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Researchers Test Fiber Optics Seismology Solution

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LANSING, Mich., April 2, 2020 — University of Michigan (U-M) researchers have demonstrated the potential for using existing networks of buried optical fibers as an inexpensive observatory for monitoring and studying earthquakes. The study provides new evidence that the same optical fibers that deliver high-speed internet and HD video to homes could one day double as seismic sensors.

“Fiber optic cables are the backbone of modern telecommunications, and we have demonstrated that we can turn existing networks into extensive seismic arrays to assess ground motions during earthquakes," said U-M seismologist Zack Spica, first author of a paper published in the journal JGR Solid Earth.

The study was conducted using a prototype array at Stanford University, where Spica was a postdoctoral fellow before recently joining the U-M faculty as an assistant professor in the Department of Earth and Environmental Sciences.

“This is the first time that fiber optic seismology has been used to derive a standard measure of subsurface properties that is used by earthquake engineers to anticipate the severity of shaking,” said geophysicist Greg Beroza, a co-author of the paper.

To transform a fiber optic cable into a seismic sensor, the researchers connected a laser interrogator to one end of the cable and shot pulses of laser light down the fiber. The light bounces back when it encounters impurities along the fiber, creating a backscatter signal analyzed by a interferometer device. Changes in the backscatter signal can reveal how the fiber stretches or compresses in response to passing disturbances, including seismic waves from earthquakes.

According to Beroza, the U-M team’s research extends previous work with the 3-mile Stanford test loop by producing high-resolution maps of the shallow subsurface, which scientists can use to see which areas will undergo the strongest shaking in future earthquakes.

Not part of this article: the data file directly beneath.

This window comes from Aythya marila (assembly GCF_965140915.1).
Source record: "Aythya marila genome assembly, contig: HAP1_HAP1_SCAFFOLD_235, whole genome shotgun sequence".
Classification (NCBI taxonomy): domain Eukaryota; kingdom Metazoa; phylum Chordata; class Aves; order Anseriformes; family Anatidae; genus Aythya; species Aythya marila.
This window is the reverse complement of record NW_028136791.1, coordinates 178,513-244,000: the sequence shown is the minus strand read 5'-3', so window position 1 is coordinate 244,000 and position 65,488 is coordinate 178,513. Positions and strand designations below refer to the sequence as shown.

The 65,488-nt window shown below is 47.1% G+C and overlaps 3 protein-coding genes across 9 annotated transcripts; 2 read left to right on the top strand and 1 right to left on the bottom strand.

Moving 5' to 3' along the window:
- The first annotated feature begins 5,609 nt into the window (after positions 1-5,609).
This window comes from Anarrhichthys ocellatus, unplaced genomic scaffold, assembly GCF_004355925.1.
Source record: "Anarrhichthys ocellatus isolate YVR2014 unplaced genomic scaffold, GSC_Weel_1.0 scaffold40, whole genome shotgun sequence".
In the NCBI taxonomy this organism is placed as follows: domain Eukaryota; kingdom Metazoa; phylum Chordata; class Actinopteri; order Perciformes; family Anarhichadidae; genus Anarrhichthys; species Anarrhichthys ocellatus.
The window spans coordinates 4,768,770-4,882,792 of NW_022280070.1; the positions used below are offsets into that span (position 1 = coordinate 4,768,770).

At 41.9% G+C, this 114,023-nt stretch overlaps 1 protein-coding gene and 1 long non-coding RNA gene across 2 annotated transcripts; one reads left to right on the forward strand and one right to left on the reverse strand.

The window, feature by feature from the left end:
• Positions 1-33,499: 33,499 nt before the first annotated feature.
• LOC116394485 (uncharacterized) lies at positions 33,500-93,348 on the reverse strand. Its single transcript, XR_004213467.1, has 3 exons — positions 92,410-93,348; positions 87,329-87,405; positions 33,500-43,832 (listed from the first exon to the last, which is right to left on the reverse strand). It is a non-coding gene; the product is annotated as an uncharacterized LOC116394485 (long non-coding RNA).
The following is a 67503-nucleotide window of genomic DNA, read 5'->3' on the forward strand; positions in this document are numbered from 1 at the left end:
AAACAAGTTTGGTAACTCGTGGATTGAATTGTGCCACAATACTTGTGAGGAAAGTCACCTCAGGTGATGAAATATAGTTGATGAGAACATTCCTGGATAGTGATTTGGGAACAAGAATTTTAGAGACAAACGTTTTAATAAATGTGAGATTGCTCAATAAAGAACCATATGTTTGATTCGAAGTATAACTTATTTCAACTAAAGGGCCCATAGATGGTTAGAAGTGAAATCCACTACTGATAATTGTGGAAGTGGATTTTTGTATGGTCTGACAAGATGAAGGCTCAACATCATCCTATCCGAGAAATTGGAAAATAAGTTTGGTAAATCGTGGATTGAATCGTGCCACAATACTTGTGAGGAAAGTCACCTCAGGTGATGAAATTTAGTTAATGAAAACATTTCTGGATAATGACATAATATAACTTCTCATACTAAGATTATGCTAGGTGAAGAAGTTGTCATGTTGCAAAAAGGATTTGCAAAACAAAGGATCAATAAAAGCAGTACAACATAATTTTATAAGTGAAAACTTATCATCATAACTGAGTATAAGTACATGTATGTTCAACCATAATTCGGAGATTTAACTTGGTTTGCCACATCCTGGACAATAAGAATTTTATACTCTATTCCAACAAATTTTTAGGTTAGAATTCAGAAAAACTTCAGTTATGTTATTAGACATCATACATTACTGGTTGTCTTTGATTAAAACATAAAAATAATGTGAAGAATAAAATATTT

The study also demonstrates that optical fibers can be used to sense seismic waves and obtain velocity models and resonance frequencies of the ground. Spica and his colleagues said their results concur with an independent survey that used traditional techniques.

“What's great about using fiber for this is that cities already have it as part of their infrastructure, so all we have to do is tap into it,” Beroza said.

Many urban centers are built atop soft sediments that amplify and extend earthquake shaking. The near-surface geology can vary considerably from neighborhood to neighborhood, highlighting the need for detailed, site-specific information. However, deploying thousands of seismometer arrays across these urban landscapes is a challenge.

“In urban areas, it is very difficult to find a place to install seismic stations because asphalt is everywhere,” Spica said. “In addition, many of these lands are private and not accessible, and you cannot always leave a seismic station standing alone because of the risk of theft.”

Spica said that fiber optics might someday mark the end of such large-scale and expensive experiments because the cables are buried under the asphalt and crisscross the entire city, avoiding the typical disadvantages of surface seismic stations.

The next phase of the project involves a much larger test array. A 27-mile loop was formed recently by linking optical fibers on Stanford’s historic campus with fibers at several other nearby locations.

The 3-mile Stanford fiber optic array and data acquisition were made possible through a collective effort by Stanford IT services, Stanford Geophysics, and OptaSense Ltd. Financial support was provided by the Stanford Exploration Project, the U.S. Department of Energy and the Schlumberger Fellowship.

Photonics.com
Apr 2020
GLOSSARY
interferometer
An instrument that employs the interference of lightwaves to measure the accuracy of optical surfaces; it can measure a length in terms of the length of a wave of light by using interference phenomena based on the wave characteristics of light. Interferometers are used extensively for testing optical elements during manufacture. Typical designs include the Michelson, Twyman-Green and Fizeau interferometers. The basic interferometer components are a light source, a beamsplitter, a reference...
Research & TechnologyUniversity of Michiganenvironmental scienceseismologyfiber-opticInterferometerinterrogatorseismicearthquakesStanfordurban planningfiber opticsSensors & Detectorsenvironmentfiber optic cables

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